Self Driving Uber Crashes In Arizona, Company Halts Pilot Program
Uber’s infamously embattled autonomous car division took another hit Saturday after one of its self-driving Volvo XC90 test cars was involved in an accident in Tempe, Arizona. The technology company has since halted the pilot program, parking its self driving fleets in Arizona, Pittsburgh and San Francisco until further notice.
The crash occurred when a Ford Edge failed to yield to the Uber test vehicle as it made a left hand turn onto a major arterial road. The vehicle was in self-driving mode at the time of the accident and two “safety” drivers were also present in the front seats. The Uber wasn’t blamed for the crash and no serious injuries were reported. A tweet from news agency Fresco News shows the XC90 test car rolled on its side with a heavily damaged Edge sitting in the background.
“We are continuing to look into this incident and can confirm we had no back-seat passengers in the vehicle,” an Uber spokesperson said in a prepared statement.
Uber’s self driving car pilot program received some poor press in December after test vehicles were spotted running red lights, breezing through pedestrian crosswalks and nearly hitting other cars in San Francisco. Those incidents prompted California state regulators to order Uber to stop all autonomous car testing until it could obtain a proper permit for operating self-driving cars.
News of the collision comes just days after Uber president Jeff Jones quit the company and became another in a growing list of talent that has jumped ship in recent months. In February, one of its top engineers, Anthony Levandowski, quit the company after news surfaced that he had stole Google self-driving car offshoot Waymo’s LIDAR circuit-board technology. This prompted Waymo to file a lawsuit against Uber and its self-driving trucking division, Otto.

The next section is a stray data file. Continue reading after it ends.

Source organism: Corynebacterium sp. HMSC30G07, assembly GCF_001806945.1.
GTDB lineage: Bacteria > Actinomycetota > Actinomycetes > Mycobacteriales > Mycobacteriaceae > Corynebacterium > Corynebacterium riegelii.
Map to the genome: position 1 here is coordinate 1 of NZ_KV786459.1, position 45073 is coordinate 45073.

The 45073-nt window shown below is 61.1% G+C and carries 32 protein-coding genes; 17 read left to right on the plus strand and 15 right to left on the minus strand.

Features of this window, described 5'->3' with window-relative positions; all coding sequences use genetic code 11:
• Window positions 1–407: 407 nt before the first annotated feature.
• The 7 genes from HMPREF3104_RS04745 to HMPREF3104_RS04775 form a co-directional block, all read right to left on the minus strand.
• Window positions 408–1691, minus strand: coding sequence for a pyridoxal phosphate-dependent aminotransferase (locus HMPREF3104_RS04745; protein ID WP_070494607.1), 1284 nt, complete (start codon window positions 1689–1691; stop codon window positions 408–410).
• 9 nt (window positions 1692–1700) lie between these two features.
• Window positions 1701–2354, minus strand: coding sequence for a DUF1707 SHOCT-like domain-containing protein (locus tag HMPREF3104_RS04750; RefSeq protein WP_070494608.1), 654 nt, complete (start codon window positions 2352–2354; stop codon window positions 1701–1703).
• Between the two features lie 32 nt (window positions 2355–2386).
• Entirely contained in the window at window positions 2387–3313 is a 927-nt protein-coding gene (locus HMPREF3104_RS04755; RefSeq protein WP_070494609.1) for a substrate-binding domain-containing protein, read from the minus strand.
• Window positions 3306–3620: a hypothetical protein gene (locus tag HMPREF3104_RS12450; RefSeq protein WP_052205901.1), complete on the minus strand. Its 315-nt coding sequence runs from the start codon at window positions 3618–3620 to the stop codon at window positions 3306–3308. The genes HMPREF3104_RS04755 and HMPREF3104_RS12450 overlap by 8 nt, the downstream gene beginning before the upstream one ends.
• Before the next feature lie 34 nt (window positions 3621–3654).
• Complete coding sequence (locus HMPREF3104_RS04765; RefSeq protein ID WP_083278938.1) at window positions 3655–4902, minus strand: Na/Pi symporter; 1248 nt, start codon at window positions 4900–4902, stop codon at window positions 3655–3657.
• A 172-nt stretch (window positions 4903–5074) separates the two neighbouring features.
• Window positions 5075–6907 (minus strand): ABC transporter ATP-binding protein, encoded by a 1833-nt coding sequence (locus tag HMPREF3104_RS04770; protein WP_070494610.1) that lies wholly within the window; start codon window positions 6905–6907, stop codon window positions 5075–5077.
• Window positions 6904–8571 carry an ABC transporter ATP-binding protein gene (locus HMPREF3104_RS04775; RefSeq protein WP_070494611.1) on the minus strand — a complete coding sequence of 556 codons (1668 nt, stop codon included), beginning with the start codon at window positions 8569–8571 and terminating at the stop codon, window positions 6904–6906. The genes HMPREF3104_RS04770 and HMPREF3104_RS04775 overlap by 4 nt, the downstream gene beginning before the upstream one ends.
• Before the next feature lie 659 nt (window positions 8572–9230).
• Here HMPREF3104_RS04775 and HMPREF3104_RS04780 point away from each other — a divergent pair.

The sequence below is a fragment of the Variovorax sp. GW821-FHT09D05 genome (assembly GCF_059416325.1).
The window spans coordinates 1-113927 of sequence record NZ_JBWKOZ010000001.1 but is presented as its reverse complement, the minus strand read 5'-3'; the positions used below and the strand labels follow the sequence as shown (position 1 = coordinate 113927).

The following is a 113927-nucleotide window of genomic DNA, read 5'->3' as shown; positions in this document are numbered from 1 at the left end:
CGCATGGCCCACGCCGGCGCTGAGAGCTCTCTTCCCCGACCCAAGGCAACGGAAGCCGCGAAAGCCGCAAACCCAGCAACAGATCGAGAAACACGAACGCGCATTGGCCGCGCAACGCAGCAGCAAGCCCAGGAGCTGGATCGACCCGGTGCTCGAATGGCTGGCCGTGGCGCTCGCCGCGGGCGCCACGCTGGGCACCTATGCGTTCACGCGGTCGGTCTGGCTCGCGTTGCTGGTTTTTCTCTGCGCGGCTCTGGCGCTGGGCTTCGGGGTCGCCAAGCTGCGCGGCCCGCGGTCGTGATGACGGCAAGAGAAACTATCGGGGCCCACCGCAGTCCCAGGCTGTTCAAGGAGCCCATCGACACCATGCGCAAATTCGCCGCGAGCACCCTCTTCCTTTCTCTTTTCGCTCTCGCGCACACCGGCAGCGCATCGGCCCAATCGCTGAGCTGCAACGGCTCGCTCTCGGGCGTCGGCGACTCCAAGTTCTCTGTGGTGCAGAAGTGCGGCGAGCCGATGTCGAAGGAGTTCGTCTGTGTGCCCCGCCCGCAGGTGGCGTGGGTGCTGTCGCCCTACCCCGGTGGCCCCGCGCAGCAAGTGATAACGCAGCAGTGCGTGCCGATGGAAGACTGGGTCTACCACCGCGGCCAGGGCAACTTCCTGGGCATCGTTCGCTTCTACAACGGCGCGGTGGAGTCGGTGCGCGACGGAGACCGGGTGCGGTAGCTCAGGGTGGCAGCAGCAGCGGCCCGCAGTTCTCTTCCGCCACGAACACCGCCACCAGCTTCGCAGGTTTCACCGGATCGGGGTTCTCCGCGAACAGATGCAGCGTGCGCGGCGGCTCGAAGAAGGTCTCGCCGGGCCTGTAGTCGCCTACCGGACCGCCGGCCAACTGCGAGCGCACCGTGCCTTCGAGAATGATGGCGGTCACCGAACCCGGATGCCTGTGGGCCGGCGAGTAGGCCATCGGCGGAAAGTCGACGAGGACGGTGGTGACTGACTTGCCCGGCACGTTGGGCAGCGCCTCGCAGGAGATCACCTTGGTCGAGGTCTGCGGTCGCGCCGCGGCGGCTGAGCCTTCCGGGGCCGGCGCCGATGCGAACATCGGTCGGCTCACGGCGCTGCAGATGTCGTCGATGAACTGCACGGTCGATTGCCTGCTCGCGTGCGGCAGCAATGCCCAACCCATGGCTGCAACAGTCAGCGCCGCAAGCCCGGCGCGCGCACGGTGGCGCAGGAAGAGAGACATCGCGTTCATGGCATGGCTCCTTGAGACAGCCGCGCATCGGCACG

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- Kwik_Shift I was a GM fan boy until it ended in 2013 when I traded in my Avalanche to go over to Nissan.
When the first vehicles appeared wasn't there a pedestrian in front with a red flag? Well that's what we're going through now - the red flag phase.
Q: If the Uber car wasn't blamed for the accident, and if AV companies are so eager to brag about their cars' future capabilities (Uber, Tesla, Volvo, Ford, etc), then *why* did Uber pull the vehicles? A: Here's why - because someday, the liability *will* fall upon the AV mfr of an SAE Level 4 or 5 vehicle, perhaps for the occupants inside the vehicle, not just outside it. If the company was truly confident, they'd put that XC90 on its wheels and send it back out into the fray. I bet those guys who were 'slightly' injured are second-guessing their contract not to sue (which I'm sure they have).